What is the political situation in panama today?

Panama is a multiparty constitutional democracy. The country has no military forces. The massive protests shaking Panama over a copper mine that represents around 4% of the country's GDP are the latest sign of discontent in the country, as they cast doubts on the future of mining and represent a major challenge for the government of President Laurentino Cortizo ahead of the elections next May. Panama and the United States belong to many of the same international organizations, including the United Nations, the Organization of American States, the International Monetary Fund, the World Bank, the International Civil Aviation Organization, the International Maritime Organization, and the World Trade Organization. Panama is a founding member of the Alliance for Development in Democracy (ADD) and the Alliance of the Americas for Economic Prosperity (APEP).

Protests intensified rapidly due to “widespread public discontent” with a highly corrupt and indifferent political system,” said Carlos Guevara Mann, professor of political science at the Panama campus of Florida State University. In addition to bilateral trade, Panama facilitates trade as a transshipment hub for all economies in the Western Hemisphere, including the United States, creating an important service-based economy in the country. The protests included street demonstrations and blockades on major highways, causing shortages in Panama City, the country's capital. Camila Aybar, a youth organizer based in Panama City who supports the protests, said they are essentially taking place because people feel they haven't been consulted about the controversial mine.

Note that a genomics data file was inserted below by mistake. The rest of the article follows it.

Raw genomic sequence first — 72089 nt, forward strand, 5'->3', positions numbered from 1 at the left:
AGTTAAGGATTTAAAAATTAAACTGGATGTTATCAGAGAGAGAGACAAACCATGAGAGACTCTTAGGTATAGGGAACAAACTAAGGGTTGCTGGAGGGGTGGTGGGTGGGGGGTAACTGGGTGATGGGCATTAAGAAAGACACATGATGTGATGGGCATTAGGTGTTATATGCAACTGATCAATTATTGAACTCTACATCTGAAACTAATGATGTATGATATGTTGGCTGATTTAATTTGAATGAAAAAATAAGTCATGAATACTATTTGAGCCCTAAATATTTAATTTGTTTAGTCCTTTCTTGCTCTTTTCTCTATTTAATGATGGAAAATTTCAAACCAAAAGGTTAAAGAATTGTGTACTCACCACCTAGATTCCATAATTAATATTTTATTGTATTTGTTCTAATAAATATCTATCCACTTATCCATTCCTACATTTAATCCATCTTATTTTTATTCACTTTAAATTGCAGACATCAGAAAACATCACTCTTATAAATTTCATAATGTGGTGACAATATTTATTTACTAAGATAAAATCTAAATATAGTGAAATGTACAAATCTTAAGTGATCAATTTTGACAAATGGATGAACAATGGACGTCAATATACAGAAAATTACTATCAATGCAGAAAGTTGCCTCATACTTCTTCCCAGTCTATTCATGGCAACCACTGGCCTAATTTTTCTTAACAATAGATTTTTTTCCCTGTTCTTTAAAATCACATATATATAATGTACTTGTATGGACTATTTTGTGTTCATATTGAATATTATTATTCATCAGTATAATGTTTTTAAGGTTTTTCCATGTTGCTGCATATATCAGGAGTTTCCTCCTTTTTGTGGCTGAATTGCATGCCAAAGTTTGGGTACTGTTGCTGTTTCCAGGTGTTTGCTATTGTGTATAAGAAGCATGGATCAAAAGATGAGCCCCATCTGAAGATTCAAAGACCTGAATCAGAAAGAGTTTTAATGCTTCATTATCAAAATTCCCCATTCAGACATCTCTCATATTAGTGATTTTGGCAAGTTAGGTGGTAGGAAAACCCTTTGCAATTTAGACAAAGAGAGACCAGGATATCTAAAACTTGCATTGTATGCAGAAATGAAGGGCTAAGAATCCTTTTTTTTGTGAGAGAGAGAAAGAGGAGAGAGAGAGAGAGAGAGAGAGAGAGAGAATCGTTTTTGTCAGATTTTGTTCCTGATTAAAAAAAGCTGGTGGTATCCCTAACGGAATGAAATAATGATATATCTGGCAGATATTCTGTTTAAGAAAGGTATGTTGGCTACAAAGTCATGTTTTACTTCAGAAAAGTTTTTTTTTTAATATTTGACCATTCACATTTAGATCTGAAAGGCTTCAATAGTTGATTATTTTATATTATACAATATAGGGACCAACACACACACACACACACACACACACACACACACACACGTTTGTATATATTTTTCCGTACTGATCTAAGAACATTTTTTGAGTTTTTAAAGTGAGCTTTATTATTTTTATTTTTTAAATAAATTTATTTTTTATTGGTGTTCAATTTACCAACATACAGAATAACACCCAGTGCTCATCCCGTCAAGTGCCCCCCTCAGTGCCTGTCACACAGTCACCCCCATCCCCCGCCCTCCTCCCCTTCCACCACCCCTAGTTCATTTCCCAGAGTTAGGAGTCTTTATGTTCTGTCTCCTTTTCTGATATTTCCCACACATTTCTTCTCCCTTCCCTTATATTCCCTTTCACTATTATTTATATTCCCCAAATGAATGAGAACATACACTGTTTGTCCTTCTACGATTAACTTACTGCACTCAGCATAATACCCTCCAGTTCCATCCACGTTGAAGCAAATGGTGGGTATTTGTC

MESICIC experts indicated that Panama continues to face obstacles to creating, modifying and implementing regulations, as well as to publishing timely information on anti-corruption initiatives. The United States established diplomatic relations with Panama in 1903, after its separation from Colombia. More information about Panama is available on the Panama page and in other State Department publications and other sources listed at the end of this fact sheet. Environmental policy has also gained renewed attention as a severe drought ravages the country, limiting shipping through the Panama Canal. On the sidelines of the Ninth Summit of the Americas in Los Angeles, the Government of Panama publicly supported the Los Angeles Declaration on Migration and Protection (Los Angeles Declaration), which commits states to protecting the safety and dignity of all migrants, refugees, asylum seekers and stateless persons, regardless of their immigration status, and recognizes that addressing irregular migration requires a regional approach.

Jorge Luis Quijano, former head of the Panama Canal Authority, said in August that, while the use of mine water does not currently affect water levels in the Canal, it could do so in the future.

Abigail Angelotti
Abigail Angelotti

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